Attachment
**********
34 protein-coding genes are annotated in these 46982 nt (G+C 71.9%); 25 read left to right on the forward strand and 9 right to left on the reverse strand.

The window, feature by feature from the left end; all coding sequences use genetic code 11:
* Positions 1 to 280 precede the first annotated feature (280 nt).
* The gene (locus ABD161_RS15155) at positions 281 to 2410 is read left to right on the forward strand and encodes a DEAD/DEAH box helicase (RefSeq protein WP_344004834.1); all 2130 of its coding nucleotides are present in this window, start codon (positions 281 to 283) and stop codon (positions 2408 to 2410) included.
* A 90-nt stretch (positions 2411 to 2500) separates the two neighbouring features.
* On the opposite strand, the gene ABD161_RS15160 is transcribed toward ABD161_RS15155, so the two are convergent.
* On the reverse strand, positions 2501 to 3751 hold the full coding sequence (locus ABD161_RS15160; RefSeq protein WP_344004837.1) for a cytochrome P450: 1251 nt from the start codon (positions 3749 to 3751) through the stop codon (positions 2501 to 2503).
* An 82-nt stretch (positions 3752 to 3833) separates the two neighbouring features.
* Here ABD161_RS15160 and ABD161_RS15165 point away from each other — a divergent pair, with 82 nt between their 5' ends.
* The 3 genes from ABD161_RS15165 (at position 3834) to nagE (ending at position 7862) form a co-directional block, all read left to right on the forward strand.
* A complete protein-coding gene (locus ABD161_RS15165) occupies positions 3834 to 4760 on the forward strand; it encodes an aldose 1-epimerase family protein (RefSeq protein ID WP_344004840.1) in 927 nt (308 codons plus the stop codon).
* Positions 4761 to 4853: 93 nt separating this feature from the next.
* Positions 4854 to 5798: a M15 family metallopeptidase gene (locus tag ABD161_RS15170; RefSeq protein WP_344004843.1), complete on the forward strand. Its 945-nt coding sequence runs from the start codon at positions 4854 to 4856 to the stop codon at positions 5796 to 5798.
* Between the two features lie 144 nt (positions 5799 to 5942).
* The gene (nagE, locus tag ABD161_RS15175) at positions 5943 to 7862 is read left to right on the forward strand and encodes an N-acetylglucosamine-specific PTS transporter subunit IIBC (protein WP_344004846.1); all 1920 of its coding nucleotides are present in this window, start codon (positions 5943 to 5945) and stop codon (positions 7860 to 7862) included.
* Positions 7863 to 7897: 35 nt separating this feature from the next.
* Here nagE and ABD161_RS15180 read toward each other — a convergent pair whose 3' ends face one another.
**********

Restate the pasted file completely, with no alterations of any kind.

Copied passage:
34 protein-coding genes are annotated in these 46982 nt (G+C 71.9%); 25 read left to right on the forward strand and 9 right to left on the reverse strand.

The window, feature by feature from the left end; all coding sequences use genetic code 11:
* Positions 1 to 280 precede the first annotated feature (280 nt).
* The gene (locus ABD161_RS15155) at positions 281 to 2410 is read left to right on the forward strand and encodes a DEAD/DEAH box helicase (RefSeq protein WP_344004834.1); all 2130 of its coding nucleotides are present in this window, start codon (positions 281 to 283) and stop codon (positions 2408 to 2410) included.
* A 90-nt stretch (positions 2411 to 2500) separates the two neighbouring features.
* On the opposite strand, the gene ABD161_RS15160 is transcribed toward ABD161_RS15155, so the two are convergent.
* On the reverse strand, positions 2501 to 3751 hold the full coding sequence (locus ABD161_RS15160; RefSeq protein WP_344004837.1) for a cytochrome P450: 1251 nt from the start codon (positions 3749 to 3751) through the stop codon (positions 2501 to 2503).
* An 82-nt stretch (positions 3752 to 3833) separates the two neighbouring features.
* Here ABD161_RS15160 and ABD161_RS15165 point away from each other — a divergent pair, with 82 nt between their 5' ends.
* The 3 genes from ABD161_RS15165 (at position 3834) to nagE (ending at position 7862) form a co-directional block, all read left to right on the forward strand.
* A complete protein-coding gene (locus ABD161_RS15165) occupies positions 3834 to 4760 on the forward strand; it encodes an aldose 1-epimerase family protein (RefSeq protein ID WP_344004840.1) in 927 nt (308 codons plus the stop codon).
* Positions 4761 to 4853: 93 nt separating this feature from the next.
* Positions 4854 to 5798: a M15 family metallopeptidase gene (locus tag ABD161_RS15170; RefSeq protein WP_344004843.1), complete on the forward strand. Its 945-nt coding sequence runs from the start codon at positions 4854 to 4856 to the stop codon at positions 5796 to 5798.
* Between the two features lie 144 nt (positions 5799 to 5942).
* The gene (nagE, locus tag ABD161_RS15175) at positions 5943 to 7862 is read left to right on the forward strand and encodes an N-acetylglucosamine-specific PTS transporter subunit IIBC (protein WP_344004846.1); all 1920 of its coding nucleotides are present in this window, start codon (positions 5943 to 5945) and stop codon (positions 7860 to 7862) included.
* Positions 7863 to 7897: 35 nt separating this feature from the next.
* Here nagE and ABD161_RS15180 read toward each other — a convergent pair whose 3' ends face one another.